Nintendo built its '80s console empire on a foundation comprised of two elements: Great software and cunning business practices. The former made the company a lot of fans, and the latter made them a lot of money... but not a lot of allies.
By the time the Nintendo 64 console had reached its middle age, most of the third-party publishers that once graced the NES and Super NES with games both good and terrible had jumped ship in search of more fruitful ways to do business. Nintendo's strict licensing terms, self-centered publishing policies, and determination to stick with the cartridge format in the face of an industry-wide shift to CD media turned N64 into a ghost town even as a record number of games appeared on Sony's PlayStation.
The N64's carts may have been an artistically motivated choice -- Nintendo's designers supposedly wanted to avoid the lengthy loading times that affected CD-based games -- but they amounted to business suicide. They offered incredibly limited storage space compared to CDs; they raised the costs of development (simply porting Resident Evil 2 to N64 cost a million dollars in an era where top-tier games rarely cost more than $2-3 million); and they caused N64 games to retail for $20-40 more than comparable PS1 games. N64 was bad business for everyone, including Nintendo... and it came right on the heels of the disastrous Virtual Boy.
Yes, the late '90s were a dark time for Nintendo, which a mere decade before had clutched the whole of the console gaming industry in a vice-like grip. The N64 era could have been the end of the legacy that began with the NES if not for a massive lucky windfall: The wild, runaway success of Pokémon. An unassuming role-playing game that launched quietly in Japan in 1995 for the slowly fading Game Boy handheld, Pokémon snowballed into a juggernaut through word of mouth. By the time Nintendo and Game Freak had reworked the patchy Japanese original for international release, three years later, Pokémon was a brand consisting not only of a game but also of toys, cartoons, cards, and more -- all of which arrived in concert with the Western versions of the game. The simultaneous onslaught sparked an instant global hit, selling millions of games and untold amounts of merchandise. While Nintendo didn't exclusively own the Pokémon brand, they held enough of a stake to rake in a huge fortune from the franchise's international popularity. That windfall helped keep things in the black for the company even as its marketshare shrank. And it had a side benefit, too: The Game Boy, that aging and technologically primitive handheld, suddenly got a new lease on life.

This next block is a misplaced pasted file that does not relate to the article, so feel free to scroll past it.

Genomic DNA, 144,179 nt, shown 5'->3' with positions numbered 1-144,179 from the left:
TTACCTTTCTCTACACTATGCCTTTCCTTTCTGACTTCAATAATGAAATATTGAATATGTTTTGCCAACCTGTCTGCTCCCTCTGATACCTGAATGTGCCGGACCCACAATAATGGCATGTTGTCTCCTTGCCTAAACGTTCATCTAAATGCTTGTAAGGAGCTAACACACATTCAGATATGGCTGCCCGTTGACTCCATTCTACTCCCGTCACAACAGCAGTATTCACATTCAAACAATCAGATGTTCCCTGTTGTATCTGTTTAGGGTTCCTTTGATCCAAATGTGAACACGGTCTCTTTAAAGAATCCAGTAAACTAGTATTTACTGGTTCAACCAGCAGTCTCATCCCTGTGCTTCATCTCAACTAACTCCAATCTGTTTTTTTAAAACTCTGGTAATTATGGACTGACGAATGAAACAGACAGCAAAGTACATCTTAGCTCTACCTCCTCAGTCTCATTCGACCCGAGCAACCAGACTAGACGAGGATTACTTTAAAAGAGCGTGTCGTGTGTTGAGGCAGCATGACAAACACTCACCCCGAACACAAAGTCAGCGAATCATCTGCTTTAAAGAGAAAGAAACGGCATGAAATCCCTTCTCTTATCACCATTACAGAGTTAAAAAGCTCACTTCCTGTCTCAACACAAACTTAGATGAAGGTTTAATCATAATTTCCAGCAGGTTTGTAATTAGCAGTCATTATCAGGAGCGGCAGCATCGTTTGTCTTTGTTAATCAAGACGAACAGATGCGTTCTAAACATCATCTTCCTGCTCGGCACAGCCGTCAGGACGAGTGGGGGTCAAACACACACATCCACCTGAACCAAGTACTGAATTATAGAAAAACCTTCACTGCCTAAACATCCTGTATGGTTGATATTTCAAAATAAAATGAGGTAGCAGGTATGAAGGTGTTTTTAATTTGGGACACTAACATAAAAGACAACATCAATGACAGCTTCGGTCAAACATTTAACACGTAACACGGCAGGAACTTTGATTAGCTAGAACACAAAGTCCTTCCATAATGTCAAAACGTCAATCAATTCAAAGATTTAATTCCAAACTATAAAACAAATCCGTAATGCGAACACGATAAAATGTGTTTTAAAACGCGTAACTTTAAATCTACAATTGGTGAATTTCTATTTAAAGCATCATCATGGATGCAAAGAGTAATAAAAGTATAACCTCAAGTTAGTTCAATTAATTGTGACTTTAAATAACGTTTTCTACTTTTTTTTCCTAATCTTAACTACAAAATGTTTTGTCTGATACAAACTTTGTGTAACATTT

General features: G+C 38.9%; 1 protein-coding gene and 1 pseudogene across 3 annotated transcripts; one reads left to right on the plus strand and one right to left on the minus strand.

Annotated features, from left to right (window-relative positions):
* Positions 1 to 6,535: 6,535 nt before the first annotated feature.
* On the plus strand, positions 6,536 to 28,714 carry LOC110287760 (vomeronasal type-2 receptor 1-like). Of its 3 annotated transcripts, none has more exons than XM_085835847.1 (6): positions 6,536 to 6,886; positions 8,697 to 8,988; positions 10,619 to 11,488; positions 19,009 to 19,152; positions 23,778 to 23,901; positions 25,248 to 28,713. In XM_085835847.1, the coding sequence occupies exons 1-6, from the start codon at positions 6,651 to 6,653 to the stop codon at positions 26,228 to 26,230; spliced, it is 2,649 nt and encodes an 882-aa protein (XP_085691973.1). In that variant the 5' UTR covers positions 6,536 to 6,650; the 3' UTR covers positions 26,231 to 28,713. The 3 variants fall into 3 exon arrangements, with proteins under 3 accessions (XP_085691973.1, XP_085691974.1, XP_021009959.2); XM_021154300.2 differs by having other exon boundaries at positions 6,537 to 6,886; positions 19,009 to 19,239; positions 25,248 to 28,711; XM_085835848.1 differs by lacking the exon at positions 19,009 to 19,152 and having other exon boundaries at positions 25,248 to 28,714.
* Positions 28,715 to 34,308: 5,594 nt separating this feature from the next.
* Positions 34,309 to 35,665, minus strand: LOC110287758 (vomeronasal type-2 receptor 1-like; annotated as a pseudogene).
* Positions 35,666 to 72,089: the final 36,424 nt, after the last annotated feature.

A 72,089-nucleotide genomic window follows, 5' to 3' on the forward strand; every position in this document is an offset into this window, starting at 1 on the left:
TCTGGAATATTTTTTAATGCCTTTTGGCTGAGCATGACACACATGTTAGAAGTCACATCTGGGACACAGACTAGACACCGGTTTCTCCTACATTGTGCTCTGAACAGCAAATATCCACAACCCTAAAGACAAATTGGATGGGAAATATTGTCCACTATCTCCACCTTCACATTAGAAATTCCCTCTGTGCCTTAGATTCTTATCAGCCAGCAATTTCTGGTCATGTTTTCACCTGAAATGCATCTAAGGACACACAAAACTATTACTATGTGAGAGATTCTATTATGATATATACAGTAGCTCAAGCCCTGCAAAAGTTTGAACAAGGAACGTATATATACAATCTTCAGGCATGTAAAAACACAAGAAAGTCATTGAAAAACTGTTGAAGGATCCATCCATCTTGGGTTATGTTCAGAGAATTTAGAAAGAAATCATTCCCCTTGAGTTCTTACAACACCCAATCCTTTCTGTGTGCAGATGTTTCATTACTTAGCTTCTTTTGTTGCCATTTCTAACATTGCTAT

Nintendo was quick to take the Pokémon series beyond the limited bounds of the Game Boy. While the core games have remained handheld-based to this day, the character-driven nature of the franchise lent itself to any number of interpretations. On one hand, you had something like Pokémon Battle Stadium, which reduced the RPG concept down to a series of arena-based battles. On the another, you had the far more intriguing Pokémon Snap.
Pokémon fans have clamored for the core RPGs to come to consoles for as long as the franchise has been around -- some feel the series is too good to languish in the "handheld ghetto." Snap disappointed those players by very decidedly not reproducing the RPG design of Pokémon Red and Blue on N64. It's a very different kind of game -- and, truth be told, a far more memorable one than a mere graphical overhaul of a Game Boy adventure would have been.